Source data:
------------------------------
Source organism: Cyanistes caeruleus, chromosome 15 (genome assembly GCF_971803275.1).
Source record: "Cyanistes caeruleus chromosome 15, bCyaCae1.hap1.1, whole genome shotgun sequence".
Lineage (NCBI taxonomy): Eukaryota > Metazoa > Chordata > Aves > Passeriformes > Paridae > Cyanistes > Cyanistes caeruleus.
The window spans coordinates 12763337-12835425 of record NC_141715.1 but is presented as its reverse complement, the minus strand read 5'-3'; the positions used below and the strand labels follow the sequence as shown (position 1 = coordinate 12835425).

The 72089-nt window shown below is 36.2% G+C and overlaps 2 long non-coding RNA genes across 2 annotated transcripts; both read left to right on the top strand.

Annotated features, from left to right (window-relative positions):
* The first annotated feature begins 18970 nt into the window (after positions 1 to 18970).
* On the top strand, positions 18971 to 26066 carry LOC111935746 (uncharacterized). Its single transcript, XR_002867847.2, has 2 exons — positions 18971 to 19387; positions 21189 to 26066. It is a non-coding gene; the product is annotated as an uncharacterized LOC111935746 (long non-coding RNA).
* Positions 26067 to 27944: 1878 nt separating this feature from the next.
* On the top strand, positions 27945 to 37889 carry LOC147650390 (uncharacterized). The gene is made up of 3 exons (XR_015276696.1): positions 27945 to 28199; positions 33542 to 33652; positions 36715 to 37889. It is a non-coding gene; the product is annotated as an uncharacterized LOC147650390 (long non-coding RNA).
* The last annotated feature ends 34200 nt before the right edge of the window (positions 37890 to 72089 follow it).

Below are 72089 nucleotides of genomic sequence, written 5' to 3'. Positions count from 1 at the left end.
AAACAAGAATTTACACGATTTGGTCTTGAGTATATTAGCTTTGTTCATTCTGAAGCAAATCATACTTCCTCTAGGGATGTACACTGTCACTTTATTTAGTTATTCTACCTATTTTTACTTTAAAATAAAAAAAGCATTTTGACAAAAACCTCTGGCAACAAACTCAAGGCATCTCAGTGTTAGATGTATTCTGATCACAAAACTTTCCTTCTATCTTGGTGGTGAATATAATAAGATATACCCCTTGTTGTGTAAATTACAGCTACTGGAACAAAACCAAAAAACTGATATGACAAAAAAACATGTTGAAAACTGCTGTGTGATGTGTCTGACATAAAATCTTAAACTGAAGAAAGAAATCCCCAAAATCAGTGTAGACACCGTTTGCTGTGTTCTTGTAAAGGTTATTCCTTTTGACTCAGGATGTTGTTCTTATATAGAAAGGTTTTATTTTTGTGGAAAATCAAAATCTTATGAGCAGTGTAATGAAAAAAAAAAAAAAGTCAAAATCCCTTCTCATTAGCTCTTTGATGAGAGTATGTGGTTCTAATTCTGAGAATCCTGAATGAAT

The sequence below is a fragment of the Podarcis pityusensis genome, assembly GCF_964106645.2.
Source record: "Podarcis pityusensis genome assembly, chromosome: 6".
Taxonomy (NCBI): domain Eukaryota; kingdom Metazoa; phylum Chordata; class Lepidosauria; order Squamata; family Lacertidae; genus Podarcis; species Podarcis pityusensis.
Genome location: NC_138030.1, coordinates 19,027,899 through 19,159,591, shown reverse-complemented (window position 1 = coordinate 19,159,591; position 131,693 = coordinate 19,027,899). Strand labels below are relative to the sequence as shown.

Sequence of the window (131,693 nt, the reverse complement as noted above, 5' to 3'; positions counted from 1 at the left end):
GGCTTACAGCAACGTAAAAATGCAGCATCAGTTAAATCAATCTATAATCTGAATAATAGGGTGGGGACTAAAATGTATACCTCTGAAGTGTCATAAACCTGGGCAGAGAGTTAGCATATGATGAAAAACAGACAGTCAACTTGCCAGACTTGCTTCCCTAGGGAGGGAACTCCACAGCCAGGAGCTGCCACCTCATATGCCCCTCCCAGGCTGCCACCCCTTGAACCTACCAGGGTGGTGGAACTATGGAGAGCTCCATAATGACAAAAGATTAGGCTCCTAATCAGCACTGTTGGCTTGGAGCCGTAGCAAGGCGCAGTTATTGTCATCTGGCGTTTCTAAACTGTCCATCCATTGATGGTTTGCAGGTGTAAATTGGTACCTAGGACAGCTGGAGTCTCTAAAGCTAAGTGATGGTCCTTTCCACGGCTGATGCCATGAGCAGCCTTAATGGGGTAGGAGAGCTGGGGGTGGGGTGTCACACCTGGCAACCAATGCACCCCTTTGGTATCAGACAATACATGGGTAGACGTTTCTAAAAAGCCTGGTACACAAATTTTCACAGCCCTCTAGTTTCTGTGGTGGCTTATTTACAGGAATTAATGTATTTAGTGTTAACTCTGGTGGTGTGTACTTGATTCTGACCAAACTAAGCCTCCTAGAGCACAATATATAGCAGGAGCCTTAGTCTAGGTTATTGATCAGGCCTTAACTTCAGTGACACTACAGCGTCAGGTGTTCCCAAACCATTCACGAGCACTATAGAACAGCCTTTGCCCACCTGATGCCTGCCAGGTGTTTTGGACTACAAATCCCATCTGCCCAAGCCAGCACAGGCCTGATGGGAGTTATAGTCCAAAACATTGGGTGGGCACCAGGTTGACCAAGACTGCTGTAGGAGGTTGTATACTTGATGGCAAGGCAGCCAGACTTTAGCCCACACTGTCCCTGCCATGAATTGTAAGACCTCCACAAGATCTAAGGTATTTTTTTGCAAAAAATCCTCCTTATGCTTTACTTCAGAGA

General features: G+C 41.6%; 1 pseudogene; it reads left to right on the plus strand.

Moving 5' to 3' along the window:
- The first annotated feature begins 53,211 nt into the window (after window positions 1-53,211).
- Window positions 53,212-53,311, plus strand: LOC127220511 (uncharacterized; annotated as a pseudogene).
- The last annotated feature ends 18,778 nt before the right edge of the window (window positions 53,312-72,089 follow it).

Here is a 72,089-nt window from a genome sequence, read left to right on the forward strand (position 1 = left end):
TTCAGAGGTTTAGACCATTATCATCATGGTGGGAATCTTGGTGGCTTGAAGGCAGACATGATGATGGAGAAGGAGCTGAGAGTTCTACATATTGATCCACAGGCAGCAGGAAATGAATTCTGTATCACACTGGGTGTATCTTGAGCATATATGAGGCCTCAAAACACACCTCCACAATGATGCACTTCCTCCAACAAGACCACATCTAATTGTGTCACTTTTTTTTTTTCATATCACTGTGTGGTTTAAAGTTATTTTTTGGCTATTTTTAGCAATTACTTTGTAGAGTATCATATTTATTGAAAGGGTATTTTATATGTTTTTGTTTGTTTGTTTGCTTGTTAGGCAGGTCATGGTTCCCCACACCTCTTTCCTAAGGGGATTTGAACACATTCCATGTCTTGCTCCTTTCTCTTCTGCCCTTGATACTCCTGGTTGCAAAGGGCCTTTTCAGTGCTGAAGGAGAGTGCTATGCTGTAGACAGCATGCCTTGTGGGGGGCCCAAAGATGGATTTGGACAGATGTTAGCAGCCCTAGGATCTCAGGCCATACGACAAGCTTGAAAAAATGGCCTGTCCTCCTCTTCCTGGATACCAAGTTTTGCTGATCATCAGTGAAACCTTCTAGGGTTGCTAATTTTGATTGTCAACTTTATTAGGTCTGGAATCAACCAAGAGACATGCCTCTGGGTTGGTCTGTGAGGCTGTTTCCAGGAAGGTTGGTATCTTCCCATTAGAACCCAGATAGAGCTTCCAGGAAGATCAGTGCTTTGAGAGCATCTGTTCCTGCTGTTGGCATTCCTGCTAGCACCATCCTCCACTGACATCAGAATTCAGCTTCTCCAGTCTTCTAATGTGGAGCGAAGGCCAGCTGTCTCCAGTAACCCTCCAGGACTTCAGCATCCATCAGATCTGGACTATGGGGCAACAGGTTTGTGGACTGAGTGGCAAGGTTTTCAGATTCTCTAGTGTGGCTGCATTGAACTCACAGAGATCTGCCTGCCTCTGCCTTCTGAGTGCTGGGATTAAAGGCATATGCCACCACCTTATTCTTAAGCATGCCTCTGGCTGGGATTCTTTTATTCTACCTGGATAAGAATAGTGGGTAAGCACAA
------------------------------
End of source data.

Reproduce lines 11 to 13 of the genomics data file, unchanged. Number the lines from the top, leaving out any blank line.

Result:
* The last annotated feature ends 34200 nt before the right edge of the window (positions 37890 to 72089 follow it).

Below are 72089 nucleotides of genomic sequence, written 5' to 3'. Positions count from 1 at the left end.
AAACAAGAATTTACACGATTTGGTCTTGAGTATATTAGCTTTGTTCATTCTGAAGCAAATCATACTTCCTCTAGGGATGTACACTGTCACTTTATTTAGTTATTCTACCTATTTTTACTTTAAAATAAAAAAAGCATTTTGACAAAAACCTCTGGCAACAAACTCAAGGCATCTCAGTGTTAGATGTATTCTGATCACAAAACTTTCCTTCTATCTTGGTGGTGAATATAATAAGATATACCCCTTGTTGTGTAAATTACAGCTACTGGAACAAAACCAAAAAACTGATATGACAAAAAAACATGTTGAAAACTGCTGTGTGATGTGTCTGACATAAAATCTTAAACTGAAGAAAGAAATCCCCAAAATCAGTGTAGACACCGTTTGCTGTGTTCTTGTAAAGGTTATTCCTTTTGACTCAGGATGTTGTTCTTATATAGAAAGGTTTTATTTTTGTGGAAAATCAAAATCTTATGAGCAGTGTAATGAAAAAAAAAAAAAAGTCAAAATCCCTTCTCATTAGCTCTTTGATGAGAGTATGTGGTTCTAATTCTGAGAATCCTGAATGAAT